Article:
Simone van der Vlugt - Safe as Houses
- Alice Slater
- 10 June 2013
A well-paced home invasion thriller that ultimately borders on predictable
Functionality of language is key in this tight thriller from best-selling Dutch author Simone van der Vlugt. Mother to five year old Anouk, Lisa finds herself in an unimaginably horrific situation: her isolated country home is infiltrated by a convicted murderer. Deeply misogynistic, violent and vile, Kreuger is a mother’s worst nightmare and Lisa must do whatever she can to protect her child whilst the intruder makes himself comfortable in her home.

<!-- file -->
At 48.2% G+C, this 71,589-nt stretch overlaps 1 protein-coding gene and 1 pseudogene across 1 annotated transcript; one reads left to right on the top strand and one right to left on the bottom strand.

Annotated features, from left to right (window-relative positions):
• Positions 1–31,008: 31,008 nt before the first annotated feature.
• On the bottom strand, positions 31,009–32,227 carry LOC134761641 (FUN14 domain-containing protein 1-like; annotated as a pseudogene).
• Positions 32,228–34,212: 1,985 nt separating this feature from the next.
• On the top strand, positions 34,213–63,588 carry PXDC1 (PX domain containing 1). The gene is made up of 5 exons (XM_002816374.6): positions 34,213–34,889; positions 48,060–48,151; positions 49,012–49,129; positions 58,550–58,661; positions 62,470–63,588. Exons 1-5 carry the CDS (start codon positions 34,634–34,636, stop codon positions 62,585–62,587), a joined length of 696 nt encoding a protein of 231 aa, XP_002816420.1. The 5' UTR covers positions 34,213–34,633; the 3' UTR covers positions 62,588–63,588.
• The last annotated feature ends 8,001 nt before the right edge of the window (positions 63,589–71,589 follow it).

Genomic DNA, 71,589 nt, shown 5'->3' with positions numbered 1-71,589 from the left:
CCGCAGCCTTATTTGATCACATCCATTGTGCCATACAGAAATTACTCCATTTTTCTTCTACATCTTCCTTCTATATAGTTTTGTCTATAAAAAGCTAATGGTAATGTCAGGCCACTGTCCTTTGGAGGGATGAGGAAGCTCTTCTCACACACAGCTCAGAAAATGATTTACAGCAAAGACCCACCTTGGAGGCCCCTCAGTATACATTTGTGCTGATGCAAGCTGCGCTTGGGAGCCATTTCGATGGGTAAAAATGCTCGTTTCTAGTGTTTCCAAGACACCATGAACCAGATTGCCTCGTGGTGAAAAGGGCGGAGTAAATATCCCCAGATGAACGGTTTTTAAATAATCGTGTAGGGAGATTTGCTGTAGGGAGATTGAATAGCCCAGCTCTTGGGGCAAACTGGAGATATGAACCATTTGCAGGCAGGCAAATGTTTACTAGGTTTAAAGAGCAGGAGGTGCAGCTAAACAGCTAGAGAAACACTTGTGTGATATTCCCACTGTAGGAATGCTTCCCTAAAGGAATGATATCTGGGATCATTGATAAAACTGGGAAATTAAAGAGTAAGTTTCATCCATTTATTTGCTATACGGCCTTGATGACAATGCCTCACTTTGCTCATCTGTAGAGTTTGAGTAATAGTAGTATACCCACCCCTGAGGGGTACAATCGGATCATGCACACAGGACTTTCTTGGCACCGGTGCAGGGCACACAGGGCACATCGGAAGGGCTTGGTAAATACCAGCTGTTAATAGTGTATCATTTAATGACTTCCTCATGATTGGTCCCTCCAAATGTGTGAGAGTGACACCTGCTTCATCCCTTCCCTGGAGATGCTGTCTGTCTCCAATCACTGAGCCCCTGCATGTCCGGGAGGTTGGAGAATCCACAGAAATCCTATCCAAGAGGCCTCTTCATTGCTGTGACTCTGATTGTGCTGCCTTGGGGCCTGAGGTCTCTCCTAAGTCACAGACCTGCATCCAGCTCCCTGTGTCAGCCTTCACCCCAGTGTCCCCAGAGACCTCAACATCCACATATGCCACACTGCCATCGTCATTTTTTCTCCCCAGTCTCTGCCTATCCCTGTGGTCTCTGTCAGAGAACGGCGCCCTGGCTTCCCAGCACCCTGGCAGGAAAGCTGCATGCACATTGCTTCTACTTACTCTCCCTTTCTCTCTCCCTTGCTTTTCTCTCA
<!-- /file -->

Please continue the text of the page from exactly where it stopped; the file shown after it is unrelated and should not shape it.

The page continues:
When a lost motorist pulls up in front of the house and, unseen by Kreuger, spies the unfurling situation through the living room window, Lisa – bloodied, bandaged and visibly distressed – locks eyes with Senta through the glass. That split second of eye contact gives her a thread of hope to grasp. She decides to co-operate with Kreuger, positive that help is forthcoming.
As the hours turn into days, Lisa is forced to accept that Senta either misconstrued the situation or decided against involving herself, despite the obvious and immediate danger Lisa appeared to be in. The narrative hops between Senta’s backstory and current predicament and Lisa as she struggles to placate her frightening and unpredictable houseguest.
It’s a tense narrative technique, but the stripped-back and emotionless nature of the language makes it difficult to empathise with either character. Kreuger’s breadcrumb revelations about the nature of his conviction and the extent of his crimes are terrifying, but ultimately this well-paced thriller borders on predictable.